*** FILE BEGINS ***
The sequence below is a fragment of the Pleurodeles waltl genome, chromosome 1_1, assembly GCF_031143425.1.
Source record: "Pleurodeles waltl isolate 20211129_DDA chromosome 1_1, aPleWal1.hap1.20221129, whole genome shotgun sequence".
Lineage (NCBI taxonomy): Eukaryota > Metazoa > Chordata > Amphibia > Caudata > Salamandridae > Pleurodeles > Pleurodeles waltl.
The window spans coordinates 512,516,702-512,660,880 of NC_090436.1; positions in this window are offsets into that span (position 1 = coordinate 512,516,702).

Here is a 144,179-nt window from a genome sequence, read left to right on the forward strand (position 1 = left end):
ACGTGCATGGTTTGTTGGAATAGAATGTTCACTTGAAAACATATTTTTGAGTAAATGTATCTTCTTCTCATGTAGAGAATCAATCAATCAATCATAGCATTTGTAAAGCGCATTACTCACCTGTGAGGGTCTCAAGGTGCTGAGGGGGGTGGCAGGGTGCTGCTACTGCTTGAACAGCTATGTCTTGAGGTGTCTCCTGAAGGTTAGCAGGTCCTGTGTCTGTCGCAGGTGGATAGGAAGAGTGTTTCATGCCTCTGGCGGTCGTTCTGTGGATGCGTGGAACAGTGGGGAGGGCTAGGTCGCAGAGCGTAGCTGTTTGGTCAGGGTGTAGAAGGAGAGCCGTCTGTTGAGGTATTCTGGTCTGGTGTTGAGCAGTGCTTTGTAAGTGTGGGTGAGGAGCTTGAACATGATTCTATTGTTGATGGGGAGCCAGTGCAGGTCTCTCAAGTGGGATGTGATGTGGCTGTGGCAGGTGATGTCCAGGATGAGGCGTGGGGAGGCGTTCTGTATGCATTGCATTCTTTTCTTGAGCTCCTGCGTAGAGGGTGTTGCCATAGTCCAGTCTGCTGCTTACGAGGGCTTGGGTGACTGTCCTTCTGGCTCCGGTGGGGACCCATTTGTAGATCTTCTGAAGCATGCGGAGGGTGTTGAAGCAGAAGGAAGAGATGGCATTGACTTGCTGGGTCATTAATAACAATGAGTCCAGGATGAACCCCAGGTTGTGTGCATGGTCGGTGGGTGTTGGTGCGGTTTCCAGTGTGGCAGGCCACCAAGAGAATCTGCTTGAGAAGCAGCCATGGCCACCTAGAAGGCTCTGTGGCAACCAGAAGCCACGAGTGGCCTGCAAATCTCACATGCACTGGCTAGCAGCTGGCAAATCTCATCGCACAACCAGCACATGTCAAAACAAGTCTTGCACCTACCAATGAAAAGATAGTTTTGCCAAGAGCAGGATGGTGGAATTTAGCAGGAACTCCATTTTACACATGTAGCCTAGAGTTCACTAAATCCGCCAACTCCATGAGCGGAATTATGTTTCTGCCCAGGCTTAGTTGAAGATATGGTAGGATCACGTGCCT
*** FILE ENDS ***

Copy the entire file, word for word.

The sequence below is a fragment of the Pleurodeles waltl genome, chromosome 1_1, assembly GCF_031143425.1.
Source record: "Pleurodeles waltl isolate 20211129_DDA chromosome 1_1, aPleWal1.hap1.20221129, whole genome shotgun sequence".
Lineage (NCBI taxonomy): Eukaryota > Metazoa > Chordata > Amphibia > Caudata > Salamandridae > Pleurodeles > Pleurodeles waltl.
The window spans coordinates 512,516,702-512,660,880 of NC_090436.1; positions in this window are offsets into that span (position 1 = coordinate 512,516,702).

Here is a 144,179-nt window from a genome sequence, read left to right on the forward strand (position 1 = left end):
ACGTGCATGGTTTGTTGGAATAGAATGTTCACTTGAAAACATATTTTTGAGTAAATGTATCTTCTTCTCATGTAGAGAATCAATCAATCAATCATAGCATTTGTAAAGCGCATTACTCACCTGTGAGGGTCTCAAGGTGCTGAGGGGGGTGGCAGGGTGCTGCTACTGCTTGAACAGCTATGTCTTGAGGTGTCTCCTGAAGGTTAGCAGGTCCTGTGTCTGTCGCAGGTGGATAGGAAGAGTGTTTCATGCCTCTGGCGGTCGTTCTGTGGATGCGTGGAACAGTGGGGAGGGCTAGGTCGCAGAGCGTAGCTGTTTGGTCAGGGTGTAGAAGGAGAGCCGTCTGTTGAGGTATTCTGGTCTGGTGTTGAGCAGTGCTTTGTAAGTGTGGGTGAGGAGCTTGAACATGATTCTATTGTTGATGGGGAGCCAGTGCAGGTCTCTCAAGTGGGATGTGATGTGGCTGTGGCAGGTGATGTCCAGGATGAGGCGTGGGGAGGCGTTCTGTATGCATTGCATTCTTTTCTTGAGCTCCTGCGTAGAGGGTGTTGCCATAGTCCAGTCTGCTGCTTACGAGGGCTTGGGTGACTGTCCTTCTGGCTCCGGTGGGGACCCATTTGTAGATCTTCTGAAGCATGCGGAGGGTGTTGAAGCAGAAGGAAGAGATGGCATTGACTTGCTGGGTCATTAATAACAATGAGTCCAGGATGAACCCCAGGTTGTGTGCATGGTCGGTGGGTGTTGGTGCGGTTTCCAGTGTGGCAGGCCACCAAGAGAATCTGCTTGAGAAGCAGCCATGGCCACCTAGAAGGCTCTGTGGCAACCAGAAGCCACGAGTGGCCTGCAAATCTCACATGCACTGGCTAGCAGCTGGCAAATCTCATCGCACAACCAGCACATGTCAAAACAAGTCTTGCACCTACCAATGAAAAGATAGTTTTGCCAAGAGCAGGATGGTGGAATTTAGCAGGAACTCCATTTTACACATGTAGCCTAGAGTTCACTAAATCCGCCAACTCCATGAGCGGAATTATGTTTCTGCCCAGGCTTAGTTGAAGATATGGTAGGATCACGTGCCT